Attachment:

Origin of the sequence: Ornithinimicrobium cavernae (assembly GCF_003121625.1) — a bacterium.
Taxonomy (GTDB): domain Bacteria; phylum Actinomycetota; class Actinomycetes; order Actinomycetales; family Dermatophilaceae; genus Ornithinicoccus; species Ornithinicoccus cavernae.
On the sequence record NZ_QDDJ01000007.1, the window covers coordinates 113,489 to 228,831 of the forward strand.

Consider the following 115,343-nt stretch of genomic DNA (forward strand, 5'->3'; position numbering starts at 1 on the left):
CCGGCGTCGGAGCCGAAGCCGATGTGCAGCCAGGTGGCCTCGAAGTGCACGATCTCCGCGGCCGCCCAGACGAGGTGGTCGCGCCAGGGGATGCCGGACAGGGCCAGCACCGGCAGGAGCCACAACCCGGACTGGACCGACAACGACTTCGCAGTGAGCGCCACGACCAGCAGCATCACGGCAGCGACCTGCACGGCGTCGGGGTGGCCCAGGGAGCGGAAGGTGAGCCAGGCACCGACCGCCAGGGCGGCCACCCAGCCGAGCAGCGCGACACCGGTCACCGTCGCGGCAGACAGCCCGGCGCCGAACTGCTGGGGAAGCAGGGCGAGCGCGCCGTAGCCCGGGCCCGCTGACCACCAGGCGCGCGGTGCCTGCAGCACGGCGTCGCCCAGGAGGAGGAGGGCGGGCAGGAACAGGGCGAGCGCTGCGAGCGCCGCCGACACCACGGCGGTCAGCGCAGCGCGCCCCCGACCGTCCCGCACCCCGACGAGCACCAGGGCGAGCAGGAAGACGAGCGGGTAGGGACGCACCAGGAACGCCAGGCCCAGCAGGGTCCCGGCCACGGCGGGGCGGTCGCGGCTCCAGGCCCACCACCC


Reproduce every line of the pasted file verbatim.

Origin of the sequence: Ornithinimicrobium cavernae (assembly GCF_003121625.1) — a bacterium.
Taxonomy (GTDB): domain Bacteria; phylum Actinomycetota; class Actinomycetes; order Actinomycetales; family Dermatophilaceae; genus Ornithinicoccus; species Ornithinicoccus cavernae.
On the sequence record NZ_QDDJ01000007.1, the window covers coordinates 113,489 to 228,831 of the forward strand.

Consider the following 115,343-nt stretch of genomic DNA (forward strand, 5'->3'; position numbering starts at 1 on the left):
CCGGCGTCGGAGCCGAAGCCGATGTGCAGCCAGGTGGCCTCGAAGTGCACGATCTCCGCGGCCGCCCAGACGAGGTGGTCGCGCCAGGGGATGCCGGACAGGGCCAGCACCGGCAGGAGCCACAACCCGGACTGGACCGACAACGACTTCGCAGTGAGCGCCACGACCAGCAGCATCACGGCAGCGACCTGCACGGCGTCGGGGTGGCCCAGGGAGCGGAAGGTGAGCCAGGCACCGACCGCCAGGGCGGCCACCCAGCCGAGCAGCGCGACACCGGTCACCGTCGCGGCAGACAGCCCGGCGCCGAACTGCTGGGGAAGCAGGGCGAGCGCGCCGTAGCCCGGGCCCGCTGACCACCAGGCGCGCGGTGCCTGCAGCACGGCGTCGCCCAGGAGGAGGAGGGCGGGCAGGAACAGGGCGAGCGCTGCGAGCGCCGCCGACACCACGGCGGTCAGCGCAGCGCGCCCCCGACCGTCCCGCACCCCGACGAGCACCAGGGCGAGCAGGAAGACGAGCGGGTAGGGACGCACCAGGAACGCCAGGCCCAGCAGGGTCCCGGCCACGGCGGGGCGGTCGCGGCTCCAGGCCCACCACCC